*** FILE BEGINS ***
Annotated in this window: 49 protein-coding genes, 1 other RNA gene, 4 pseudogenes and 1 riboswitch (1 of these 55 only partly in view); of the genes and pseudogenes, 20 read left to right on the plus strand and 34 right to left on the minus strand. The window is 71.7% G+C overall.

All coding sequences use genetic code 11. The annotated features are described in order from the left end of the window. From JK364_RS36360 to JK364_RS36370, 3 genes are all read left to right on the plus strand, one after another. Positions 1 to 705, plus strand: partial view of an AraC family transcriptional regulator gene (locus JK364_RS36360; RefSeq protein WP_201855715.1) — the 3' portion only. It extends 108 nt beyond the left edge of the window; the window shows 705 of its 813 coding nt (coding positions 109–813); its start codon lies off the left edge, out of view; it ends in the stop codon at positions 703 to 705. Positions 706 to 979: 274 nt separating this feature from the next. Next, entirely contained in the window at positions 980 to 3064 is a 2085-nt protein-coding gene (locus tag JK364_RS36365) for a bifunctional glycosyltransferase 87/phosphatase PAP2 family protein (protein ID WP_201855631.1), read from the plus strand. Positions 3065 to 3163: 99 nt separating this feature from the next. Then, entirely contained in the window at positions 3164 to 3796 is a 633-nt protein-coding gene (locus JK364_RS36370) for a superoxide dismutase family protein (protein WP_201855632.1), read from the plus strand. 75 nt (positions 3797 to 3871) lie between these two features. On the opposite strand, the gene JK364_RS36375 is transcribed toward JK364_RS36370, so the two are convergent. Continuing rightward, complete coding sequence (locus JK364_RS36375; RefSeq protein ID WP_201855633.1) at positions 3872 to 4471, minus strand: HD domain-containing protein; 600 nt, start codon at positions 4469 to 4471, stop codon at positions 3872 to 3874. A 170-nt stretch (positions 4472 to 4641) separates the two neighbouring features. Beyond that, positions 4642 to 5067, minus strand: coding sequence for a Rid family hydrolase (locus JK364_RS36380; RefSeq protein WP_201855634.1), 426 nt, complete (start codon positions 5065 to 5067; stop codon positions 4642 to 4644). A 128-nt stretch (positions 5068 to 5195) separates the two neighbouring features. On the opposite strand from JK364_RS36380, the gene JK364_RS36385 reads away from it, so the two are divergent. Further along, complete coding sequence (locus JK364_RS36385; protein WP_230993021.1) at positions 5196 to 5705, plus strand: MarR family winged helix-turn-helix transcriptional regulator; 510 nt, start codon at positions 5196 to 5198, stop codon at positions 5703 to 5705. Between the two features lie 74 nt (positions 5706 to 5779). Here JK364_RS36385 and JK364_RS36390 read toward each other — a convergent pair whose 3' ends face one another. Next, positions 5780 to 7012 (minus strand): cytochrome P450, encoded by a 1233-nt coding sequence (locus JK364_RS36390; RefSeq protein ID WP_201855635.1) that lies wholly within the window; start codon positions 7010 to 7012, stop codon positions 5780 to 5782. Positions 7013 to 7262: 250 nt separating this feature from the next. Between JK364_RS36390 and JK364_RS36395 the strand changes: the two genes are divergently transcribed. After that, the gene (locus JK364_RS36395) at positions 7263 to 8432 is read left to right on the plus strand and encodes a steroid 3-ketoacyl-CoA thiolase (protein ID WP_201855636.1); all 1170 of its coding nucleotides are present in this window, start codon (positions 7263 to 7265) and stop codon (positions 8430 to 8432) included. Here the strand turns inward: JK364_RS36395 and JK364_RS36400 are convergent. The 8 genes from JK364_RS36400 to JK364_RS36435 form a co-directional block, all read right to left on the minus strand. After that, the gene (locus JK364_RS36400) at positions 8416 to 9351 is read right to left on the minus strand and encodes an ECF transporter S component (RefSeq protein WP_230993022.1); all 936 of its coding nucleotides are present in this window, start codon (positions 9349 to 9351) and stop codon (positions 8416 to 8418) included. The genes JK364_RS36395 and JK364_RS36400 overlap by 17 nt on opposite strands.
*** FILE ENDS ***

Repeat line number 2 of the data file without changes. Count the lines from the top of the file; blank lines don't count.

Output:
All coding sequences use genetic code 11. The annotated features are described in order from the left end of the window. From JK364_RS36360 to JK364_RS36370, 3 genes are all read left to right on the plus strand, one after another. Positions 1 to 705, plus strand: partial view of an AraC family transcriptional regulator gene (locus JK364_RS36360; RefSeq protein WP_201855715.1) — the 3' portion only. It extends 108 nt beyond the left edge of the window; the window shows 705 of its 813 coding nt (coding positions 109–813); its start codon lies off the left edge, out of view; it ends in the stop codon at positions 703 to 705. Positions 706 to 979: 274 nt separating this feature from the next. Next, entirely contained in the window at positions 980 to 3064 is a 2085-nt protein-coding gene (locus tag JK364_RS36365) for a bifunctional glycosyltransferase 87/phosphatase PAP2 family protein (protein ID WP_201855631.1), read from the plus strand. Positions 3065 to 3163: 99 nt separating this feature from the next. Then, entirely contained in the window at positions 3164 to 3796 is a 633-nt protein-coding gene (locus JK364_RS36370) for a superoxide dismutase family protein (protein WP_201855632.1), read from the plus strand. 75 nt (positions 3797 to 3871) lie between these two features. On the opposite strand, the gene JK364_RS36375 is transcribed toward JK364_RS36370, so the two are convergent. Continuing rightward, complete coding sequence (locus JK364_RS36375; RefSeq protein ID WP_201855633.1) at positions 3872 to 4471, minus strand: HD domain-containing protein; 600 nt, start codon at positions 4469 to 4471, stop codon at positions 3872 to 3874. A 170-nt stretch (positions 4472 to 4641) separates the two neighbouring features. Beyond that, positions 4642 to 5067, minus strand: coding sequence for a Rid family hydrolase (locus JK364_RS36380; RefSeq protein WP_201855634.1), 426 nt, complete (start codon positions 5065 to 5067; stop codon positions 4642 to 4644). A 128-nt stretch (positions 5068 to 5195) separates the two neighbouring features. On the opposite strand from JK364_RS36380, the gene JK364_RS36385 reads away from it, so the two are divergent. Further along, complete coding sequence (locus JK364_RS36385; protein WP_230993021.1) at positions 5196 to 5705, plus strand: MarR family winged helix-turn-helix transcriptional regulator; 510 nt, start codon at positions 5196 to 5198, stop codon at positions 5703 to 5705. Between the two features lie 74 nt (positions 5706 to 5779). Here JK364_RS36385 and JK364_RS36390 read toward each other — a convergent pair whose 3' ends face one another. Next, positions 5780 to 7012 (minus strand): cytochrome P450, encoded by a 1233-nt coding sequence (locus JK364_RS36390; RefSeq protein ID WP_201855635.1) that lies wholly within the window; start codon positions 7010 to 7012, stop codon positions 5780 to 5782. Positions 7013 to 7262: 250 nt separating this feature from the next. Between JK364_RS36390 and JK364_RS36395 the strand changes: the two genes are divergently transcribed. After that, the gene (locus JK364_RS36395) at positions 7263 to 8432 is read left to right on the plus strand and encodes a steroid 3-ketoacyl-CoA thiolase (protein ID WP_201855636.1); all 1170 of its coding nucleotides are present in this window, start codon (positions 7263 to 7265) and stop codon (positions 8430 to 8432) included. Here the strand turns inward: JK364_RS36395 and JK364_RS36400 are convergent. The 8 genes from JK364_RS36400 to JK364_RS36435 form a co-directional block, all read right to left on the minus strand. After that, the gene (locus JK364_RS36400) at positions 8416 to 9351 is read right to left on the minus strand and encodes an ECF transporter S component (RefSeq protein WP_230993022.1); all 936 of its coding nucleotides are present in this window, start codon (positions 9349 to 9351) and stop codon (positions 8416 to 8418) included. The genes JK364_RS36395 and JK364_RS36400 overlap by 17 nt on opposite strands.